Singapore Wild Mushrooms

Fungi used to be listed as members of the plant world but they are now grouped under a class of their own known as the Fungi Kingdom. They are living organisms which reproduce by forming spores, instead of seeds. As they cannot manufacture their own food, they must obtain their nutrients externally from other organisms either living or from dead organic matter. Along with bacteria, fungi are Earth’s main decomposers. By feeding on dead and decaying matter, fungi help to keep our planet clean and fresh!

(A typical mushroom)

(A typical wild mushroom)

Mushrooms are the fleshy, fruiting bodies of fungi with a stalk and cap. The cap contains the spore-producing surfaces which may be in the form of pores, gills or teeth.

(Pores of a Mycenoporella sp)

(Pores of a Mycenoporella sp)

(Gills or teeth under the mushroom cap)

(Gills on the underside of 2 different mushrooms’ cap)

Mushrooms can grow almost everywhere such as on tree trunks, large logs, soil, decomposing leaves, etc. Cool temperatures and plentiful rainfall typically bring about a flush of mushrooms. The best time to spot them is during November & December, Singapore’s wettest months.

(Chestnut Avenue Nature Trail, 7 Sep 2013)

(Chestnut Avenue Nature Trail, 7 Sep 2013)

It was reported that there are more than 100 species of mushrooms in Singapore. I have sighted about 20 species and photographed only a few of them so far. It appears that mushrooms are not well studied in this region as I have great difficulty trying to identify them either via internet search or from books. Hence, please correct me if I got their names wrong.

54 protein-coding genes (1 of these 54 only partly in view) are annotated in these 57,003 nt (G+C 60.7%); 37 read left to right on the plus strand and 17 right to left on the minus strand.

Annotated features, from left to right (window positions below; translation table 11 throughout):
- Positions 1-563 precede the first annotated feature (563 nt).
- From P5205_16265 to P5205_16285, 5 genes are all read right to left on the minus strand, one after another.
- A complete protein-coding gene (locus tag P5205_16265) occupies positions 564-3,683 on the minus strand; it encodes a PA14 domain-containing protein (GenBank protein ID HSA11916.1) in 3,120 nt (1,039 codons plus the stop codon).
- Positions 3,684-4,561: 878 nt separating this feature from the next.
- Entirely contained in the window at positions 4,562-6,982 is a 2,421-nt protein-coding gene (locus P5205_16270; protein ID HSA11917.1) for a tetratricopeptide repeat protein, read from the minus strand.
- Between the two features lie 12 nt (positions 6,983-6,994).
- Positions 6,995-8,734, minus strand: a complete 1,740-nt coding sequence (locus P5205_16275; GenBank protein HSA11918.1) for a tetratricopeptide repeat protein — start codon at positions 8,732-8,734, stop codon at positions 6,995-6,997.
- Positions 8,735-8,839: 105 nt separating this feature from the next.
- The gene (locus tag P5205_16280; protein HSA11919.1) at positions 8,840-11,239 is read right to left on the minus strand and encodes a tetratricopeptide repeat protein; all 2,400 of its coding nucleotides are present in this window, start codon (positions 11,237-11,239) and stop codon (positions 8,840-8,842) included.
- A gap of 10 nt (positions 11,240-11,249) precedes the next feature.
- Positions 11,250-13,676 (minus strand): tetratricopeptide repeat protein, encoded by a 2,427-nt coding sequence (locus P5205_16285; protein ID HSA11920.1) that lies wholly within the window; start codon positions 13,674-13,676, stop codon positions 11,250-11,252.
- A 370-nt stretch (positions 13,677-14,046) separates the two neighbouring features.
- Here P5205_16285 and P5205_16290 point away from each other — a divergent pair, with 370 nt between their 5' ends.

Edible vs Poisonous Mushroom
Not all mushrooms are edible and a vast majority of them produce toxins that may be deadly to human. According to mycology experts, one should only eat a commercially produced mushroom. It is best to avoid eating any mushrooms found in the wild as it is not always easy to distinguish the edible species from the poisonous ones. Some are easily confused and may look remarkably similar to the layperson. The image below is a large cluster of mushrooms found recentlly at Chestnut Avenue Nature Trail which look very much like those found in our supermarkets.

(Chestnut Avenue Nature Trail, 2 May 2015)

Cup-shaped Mushroom
Cookeina sulcipes is a genus of cup fungi which has a cup-shaped fruiting body with a distinct stalk. Also known as goblet fungus, they are commonly found on decaying vegetation in forested areas. I have seen this unique species only twice, one at Endau Rompin National Park and on a dead wood at Chestnut Avenue Nature Trail. On both sightings, they are about 2 cm in diameter. The inner surface of the cup, where the spores are produced, is smooth and bright orange in colour. The outer of the cup is lighter in colour where tiny hairs are grown.

(A spider enjoying its meal in a cup-shaped mushroom)

(A spider enjoying its meal in a cup-shaped mushroom)

Transparent Mushroom
These almost transparent mushrooms were sighted at Dairy Farm Nature Park. They are very delicate species where their stalk could break even by light wind as shown in the picture below.

(Transparent mushrooms, Dairy Farm Nature Park, 27 Dec 2014)

(Transparent mushrooms, Dairy Farm Nature Park, 27 Dec 2014)

“Beach Umbrella” Mushroom
This could be a Marasmius siccus, or orange pinwheel, a small orange mushroom with a “beach umbrella” cap. This species is usually found on decaying leaves or dead twigs on forested floors. The flesh and its stalk is very thin and the widely spaced gills are white. They could dry out, but later revive when moistened.